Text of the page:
U.S. fiscal cliff deal prompts broad global market rally


A long-awaited deal to avoid a U.S. fiscal crisis prompted a broad global market rally on Wednesday, with shares and commodities rising sharply while the dollar and safe-haven government bonds fell.

After a last minute scramble, U.S. lawmakers approved a plan on Tuesday to prevent huge tax increases and delay spending cuts that together would have pushed the world's largest economy off the "fiscal cliff" and into a likely recession.

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European markets followed their Asian counterparts and rallied on the news, while futures prices pointed to Wall Street doing the same.

London's FTSE , Frankfurt's DAX and CAC 40 in Paris were up between 2.1 and 2.4 percent and still climbing by 8:30 a.m. ET.

The rises pushed the pan-European FTSEurofirst 300 <.FTEU3> up 1.9 percent and the MSCI world index <.MIWD00000PUS> up 1 percent, leaving it just below a 1-1/2 year high.

"This is great news for global growth and explains why shares and other growth-related assets are up strongly today," said Shane Oliver, strategist at AMP Capital.

Although the U.S. deal is not as far-reaching as markets had wanted, approval by the House of Representatives of a plan backed by the Senate allayed fears that Republican objections to the heavy emphasis on taxes rather than spending cuts could have scuppered an agreement.

Assets which are traditionally seen as more risky rose across the board, with oil up 1 percent to $112, gold gaining $11 an ounce and copper up more than 2 percent in its biggest daily rise in six weeks.

In currency markets, the euro rose as high as $1.33 as the dollar fell 0.5 percent against a basket of major currencies . The dollar traditionally rises when markets sense risk and falls when tensions reduce.

The Japanese yen also continued its slide, hitting its lowest level since July 2010, as investors bet that the Bank of Japan would have to take ever-more aggressive easing steps to support the economy and satisfy the new government.

It was a similar story for government debt, where prices of higher-yielding Spanish and Italian bonds rose and the German equivalent, usually favored by risk-averse investors, fell. The Bund future was on track for its biggest daily fall since September as it dropped 1.5 points to 144.21.

"The compromise is supportive for risk sentiment, as we've seen in a few markets already, and it should weigh on Bunds which should correct in line with (U.S.) Treasuries. Treasuries could even underperform," said Rainer Guntermann, a strategist at Commerzbank.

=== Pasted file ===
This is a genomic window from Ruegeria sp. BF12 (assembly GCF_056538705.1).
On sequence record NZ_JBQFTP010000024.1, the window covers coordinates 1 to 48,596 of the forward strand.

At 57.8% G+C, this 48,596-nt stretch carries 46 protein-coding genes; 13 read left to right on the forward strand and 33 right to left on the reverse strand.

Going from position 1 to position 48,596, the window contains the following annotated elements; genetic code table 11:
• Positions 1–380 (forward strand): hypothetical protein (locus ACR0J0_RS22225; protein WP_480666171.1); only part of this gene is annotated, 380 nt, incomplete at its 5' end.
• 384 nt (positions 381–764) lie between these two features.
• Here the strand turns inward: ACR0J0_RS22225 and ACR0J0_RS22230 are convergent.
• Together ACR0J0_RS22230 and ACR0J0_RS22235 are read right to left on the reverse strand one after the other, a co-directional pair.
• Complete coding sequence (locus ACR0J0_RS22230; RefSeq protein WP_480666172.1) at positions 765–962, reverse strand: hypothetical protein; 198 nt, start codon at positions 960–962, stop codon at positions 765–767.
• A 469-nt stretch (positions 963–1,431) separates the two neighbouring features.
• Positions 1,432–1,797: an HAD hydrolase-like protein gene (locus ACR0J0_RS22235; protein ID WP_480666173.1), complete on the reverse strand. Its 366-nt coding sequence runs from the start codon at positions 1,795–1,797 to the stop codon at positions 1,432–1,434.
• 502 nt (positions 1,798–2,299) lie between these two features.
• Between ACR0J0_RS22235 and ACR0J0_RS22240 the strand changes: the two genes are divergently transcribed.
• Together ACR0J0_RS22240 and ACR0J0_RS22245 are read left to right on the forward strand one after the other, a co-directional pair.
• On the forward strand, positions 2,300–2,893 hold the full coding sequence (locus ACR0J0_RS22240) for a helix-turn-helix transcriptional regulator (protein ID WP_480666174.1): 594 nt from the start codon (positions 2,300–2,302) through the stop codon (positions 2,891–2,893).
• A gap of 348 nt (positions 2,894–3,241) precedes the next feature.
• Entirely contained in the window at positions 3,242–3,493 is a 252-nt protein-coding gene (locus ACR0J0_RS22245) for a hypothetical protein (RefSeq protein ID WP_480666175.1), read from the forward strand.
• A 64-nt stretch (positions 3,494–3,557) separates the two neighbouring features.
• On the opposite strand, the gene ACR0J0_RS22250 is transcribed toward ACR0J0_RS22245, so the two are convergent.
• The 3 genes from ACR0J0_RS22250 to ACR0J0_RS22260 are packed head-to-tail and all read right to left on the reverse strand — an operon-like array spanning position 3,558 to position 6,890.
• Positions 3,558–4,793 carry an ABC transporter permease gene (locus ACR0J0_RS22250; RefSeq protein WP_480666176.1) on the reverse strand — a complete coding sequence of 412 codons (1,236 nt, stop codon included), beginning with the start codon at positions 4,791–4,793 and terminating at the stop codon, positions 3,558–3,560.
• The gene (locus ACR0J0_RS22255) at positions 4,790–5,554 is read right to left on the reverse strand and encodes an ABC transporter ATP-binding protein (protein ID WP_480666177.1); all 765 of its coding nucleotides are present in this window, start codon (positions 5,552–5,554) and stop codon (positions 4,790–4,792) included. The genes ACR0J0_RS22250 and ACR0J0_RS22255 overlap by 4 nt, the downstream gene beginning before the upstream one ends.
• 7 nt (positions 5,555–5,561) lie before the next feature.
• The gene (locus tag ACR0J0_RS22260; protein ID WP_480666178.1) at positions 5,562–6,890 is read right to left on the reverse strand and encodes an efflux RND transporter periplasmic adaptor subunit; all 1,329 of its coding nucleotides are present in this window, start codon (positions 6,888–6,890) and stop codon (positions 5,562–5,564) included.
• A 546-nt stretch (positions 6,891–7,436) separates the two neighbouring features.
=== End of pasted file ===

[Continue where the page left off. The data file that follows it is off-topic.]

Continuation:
Data showing the euro zone may have slipped further into recession in the last quarter of 2012 failed to dampen the post-U.S. optimism.

Markit's Euro zone Manufacturing Purchasing Managers' Index (PMI) for December was revised down to 46.1 from an earlier preliminary reading of 46.3. The index has been below the 50 mark that divides growth from contraction since August 2011.

Manufacturing activity in Germany, Europe's largest economy, shrank for the 10th straight month and at a faster pace, according to the national PMI, while the French index showed a decline in all but one of the past 17 months.

Spain's slump also deepened, while the Italian PMI, although improved, remained below 50 for the 17th month. Ireland was the only euro zone member to show manufacturing growth in December.

"It's pretty grim really," said Jonathan Loynes at Capital Economics. "These surveys are pointing to a pretty deep recession. If the German industrial sector is contracting quite sharply, it is pretty hard to see where growth across the euro zone as a whole is going to come from."

Highlighting the growing divide in the global economy, Asian manufacturing activity expanded, driven by revival in China's economy and as factory activity in India expanded at its strongest pace in six months.


Wall Street also looked set to react well to the fiscal cliff agreement, with futures pointing to a chunky 1.7 percent rise for the S&P 500 and gains of 1.5 and 2.0 percent for the Dow Jones and Nasdaq 100.

In Asian trading, the U.S. budget deal had triggered a 1.9 percent rise in the MSCI Asia Pacific ex-Japan index of stocks <.MIAPJ0000PUS>, one of 2012's outperformers.

Hopes that stronger U.S. growth will help the global economy pushed Australian shares to a 19-month high. With the country's economy sensitive to global demand for its commodity exports, the Australian dollar also jumped.

Economists warn that plenty of reasons remain for investors to be wary. The U.S. Congressional deal averted immediate pain such as higher taxes for almost all U.S. households. However, automatic spending cuts of $109 billion in military and domestic programs were delayed for only two months, during which Congress must agree an alternative plan.

Obama urged "a little less drama" when Congress and the White House next tackle problems such as the rapid rise in the government's $16 trillion debt.

"It's not really much of a deal. They are simply kicking the can down the road," said Mouhammed Choukeir, Chief Investment Officer at fund manager Kleinwort Benson.

"They now have two months to agree on spending cuts, and given the Republicans allowed for higher taxes on the rich, it's now over to Obama and the Democrats to make some concessions. It's by no means over. It will still loom over markets for the next few months," he added.

(Reporting by Marc Jones; editing by David Stamp)